The 1897 OS map shows the school and almshouses have been built & the land next to the school is labelled ‘Recreation Ground’

By 1897, I think this recreation ground land was owned by farmer Frank Duddy. He may have bought the land from the Hawker family who no longer had sufficient funds to maintain the Ashford estate.

Frank Duddy is listed as farming at Roke Farm (the farmhouse was Roke House) in 1891 and 1901 censuses. By 1911 census he was at Oakhurst Farm (the farmhouse was a house on the east of Mill Lane named Oakhurst) – it is very near the War Memorial. (The present – 2019 – Oakhurst Farm buildings, as occupied by Terry & Pauline Cook, do not seem to have existed until possibly 1947 onwards.)

By 1912 Frank Duddy and his wife had both died. Their lands were inherited by Frank’s unmarried step daughter Louisa Lomas. (She was his wife’s daughter from a previous marriage.) Louisa Lomas continued to live at Oakhurst House until she died aged 80 years in 1944.

Louisa Lomas was an unmarried lady of private means who lived at Oakhurst. She did a lot of good in the village & served for a number of years on both Steep Parish Council and church PCC. She gave money for provision of the church organ, organised the provision of headstones in the churchyard for William Applebee and Thomas Reed, who both died in WWI, & did much more. For many years before WWII, the annual Steep Flower Show was held in the grounds of her house, Oakhurst.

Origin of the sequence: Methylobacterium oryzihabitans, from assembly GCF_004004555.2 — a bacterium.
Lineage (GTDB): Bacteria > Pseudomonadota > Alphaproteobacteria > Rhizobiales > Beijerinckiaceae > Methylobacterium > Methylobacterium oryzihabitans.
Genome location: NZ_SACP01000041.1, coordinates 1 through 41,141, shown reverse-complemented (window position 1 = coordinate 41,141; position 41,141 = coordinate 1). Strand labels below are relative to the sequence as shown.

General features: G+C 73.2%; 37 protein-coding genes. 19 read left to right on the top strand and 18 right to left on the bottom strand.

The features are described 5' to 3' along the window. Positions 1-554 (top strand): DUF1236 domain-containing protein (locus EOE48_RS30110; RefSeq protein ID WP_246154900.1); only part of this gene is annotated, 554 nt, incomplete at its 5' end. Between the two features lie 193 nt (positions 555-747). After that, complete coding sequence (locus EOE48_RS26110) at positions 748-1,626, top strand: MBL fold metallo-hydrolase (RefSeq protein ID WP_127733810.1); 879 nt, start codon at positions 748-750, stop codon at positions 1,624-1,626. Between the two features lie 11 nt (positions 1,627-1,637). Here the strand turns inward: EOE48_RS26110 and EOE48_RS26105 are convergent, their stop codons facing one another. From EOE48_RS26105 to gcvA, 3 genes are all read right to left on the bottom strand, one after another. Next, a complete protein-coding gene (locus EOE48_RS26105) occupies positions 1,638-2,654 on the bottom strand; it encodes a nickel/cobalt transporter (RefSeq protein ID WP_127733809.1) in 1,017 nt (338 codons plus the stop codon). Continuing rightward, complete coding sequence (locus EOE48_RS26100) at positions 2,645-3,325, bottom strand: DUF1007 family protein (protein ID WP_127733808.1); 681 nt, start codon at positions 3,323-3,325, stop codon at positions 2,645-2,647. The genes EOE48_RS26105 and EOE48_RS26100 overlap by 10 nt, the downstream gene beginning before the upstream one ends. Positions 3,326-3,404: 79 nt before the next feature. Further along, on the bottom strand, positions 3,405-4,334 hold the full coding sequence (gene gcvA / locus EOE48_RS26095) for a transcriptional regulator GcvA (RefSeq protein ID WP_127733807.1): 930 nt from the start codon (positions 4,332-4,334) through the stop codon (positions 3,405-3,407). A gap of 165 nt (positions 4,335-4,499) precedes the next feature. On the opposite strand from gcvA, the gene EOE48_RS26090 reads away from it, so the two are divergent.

When she died in 1944, the recreation ground land was at first bought for £30 by Arthur Allee of Liphook.  However, the executors of Miss Lomas bought the recreation ground land from him and conveyed it to Harry Grimshaw. (Was this perhaps one of Louisa Lomas’s last instructions?) Grimshaw was the publican of the Cricketers Inn. It seems likely that the intention was that he would manage the recreation ground land for the good of Steep village.

Harry Grimshaw’s wife was named Eileen. Harry had originally come from Wiltshire. When he retired as a publican, the Grimshaws returned to live in Wiltshire.

By 1977, Harry Grimshaw had died. Around this time, a planning application was made to build two houses on the Steep ‘recreation ground’. (I think it may have been made by the Grimshaw family.)  This application was refused, no doubt after the vociferous objections of Steep Parish Council. Following this, Steep Parish Council purchased the ‘recreation ground’ land from Eileen Grimshaw.